This past Sunday began the eleventh season of ABC’s Shark Tank. On this show, five very successful businesspeople sit on a panel while hopeful entrepreneurs pitch their ideas. If one of the “Sharks” likes the product and the plan, they’ll agree to invest their own money and time into making the business a success. Many well-known companies have been launched with the help of the Sharks – Scrub Daddy, the Tipsy Elves clothing line, and the ever-confusing Squatty Potty. One deal that the Sharks passed on was Ring – the smart video doorbell. Jamie Siminoff came in asking for an investor at a $7 million valuation. After they let it get away, the business took off on its own and is now a billion dollar company. Now, on occasional episodes, Siminoff himself sits in the role of Shark listening for opportunities to invest his newly-created wealth.
It’s hard to watch the show and not think, “Why can’t I come up with a million dollar idea like that?” Some of the products – like Scrub Daddy – seem so simple and obvious. The mind wanders to what it would be like to have the insane kind of money that would allow someone to take a $500k chance on a budding entrepreneur. Believe me, I don’t begrudge any of those Sharks what they have. None of them are Trust Fund Babies. They’ve all worked themselves up from nothing to what they are today. Now they find themselves in the position to use what they have to benefit others – all while making a tidy profit for their own bank accounts.
In Luke 16, Jesus told a parable about a manager who was about to get fired. This news sent him into a panic. “I don’t know how to do anything else,” he said. “I’m too weak to dig ditches, and I’m not going to go around begging.” Then he got an idea. He went to his master’s debtors and began cutting their debts. “You owe a thousand? Make it five hundred. You owe seven hundred? Make it four.” His reasoning for playing fast and easy with his master’s money was to try to build friendships for after he got canned. I help them now; maybe they’ll help me later.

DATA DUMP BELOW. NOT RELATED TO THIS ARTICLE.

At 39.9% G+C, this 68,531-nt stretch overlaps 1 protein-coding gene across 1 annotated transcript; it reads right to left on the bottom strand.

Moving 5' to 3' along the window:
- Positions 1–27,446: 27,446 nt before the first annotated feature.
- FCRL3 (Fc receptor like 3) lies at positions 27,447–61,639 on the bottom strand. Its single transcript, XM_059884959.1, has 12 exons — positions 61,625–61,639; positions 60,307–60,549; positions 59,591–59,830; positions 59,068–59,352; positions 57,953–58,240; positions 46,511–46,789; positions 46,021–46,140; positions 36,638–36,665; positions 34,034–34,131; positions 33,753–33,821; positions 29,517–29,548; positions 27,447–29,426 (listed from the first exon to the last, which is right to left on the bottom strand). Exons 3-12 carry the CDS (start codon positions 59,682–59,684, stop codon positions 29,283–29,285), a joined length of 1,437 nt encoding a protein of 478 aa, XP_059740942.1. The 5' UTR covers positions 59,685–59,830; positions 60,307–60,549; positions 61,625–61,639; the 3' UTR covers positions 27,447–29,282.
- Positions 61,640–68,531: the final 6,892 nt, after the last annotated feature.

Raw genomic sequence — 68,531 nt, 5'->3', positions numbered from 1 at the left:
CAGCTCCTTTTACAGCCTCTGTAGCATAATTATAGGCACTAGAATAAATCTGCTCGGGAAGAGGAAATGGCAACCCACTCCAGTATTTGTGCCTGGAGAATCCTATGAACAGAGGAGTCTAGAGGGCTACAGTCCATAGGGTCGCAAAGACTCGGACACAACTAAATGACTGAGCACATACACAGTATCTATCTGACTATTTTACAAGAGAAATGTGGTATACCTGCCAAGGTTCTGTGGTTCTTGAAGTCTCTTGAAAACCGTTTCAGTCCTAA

When the master found out about this desperate favor-gathering scheme, rather than blow up he commended the manager. “I like the way you think! Pretty shrewd.” Unfortunately, Jesus cuts the story there, so we don’t know if the manager kept his job or if he still ended up out on his keister. The point, Jesus says, is that the world knows how to be shrewd with money – to use it to their own advantage.
Jesus said we should learn this kind of financial shrewdness, also. But then He flipped the whole point around. The key difference between the manager and us is that rather than using someone else’s money to our own advantage, we should learn how to use our money to others’ advantage.
“Wait,” some might say, “that seems like a pretty poor business model. I am ensuring that I have less so that others might have more. Good for them; stinks for me.”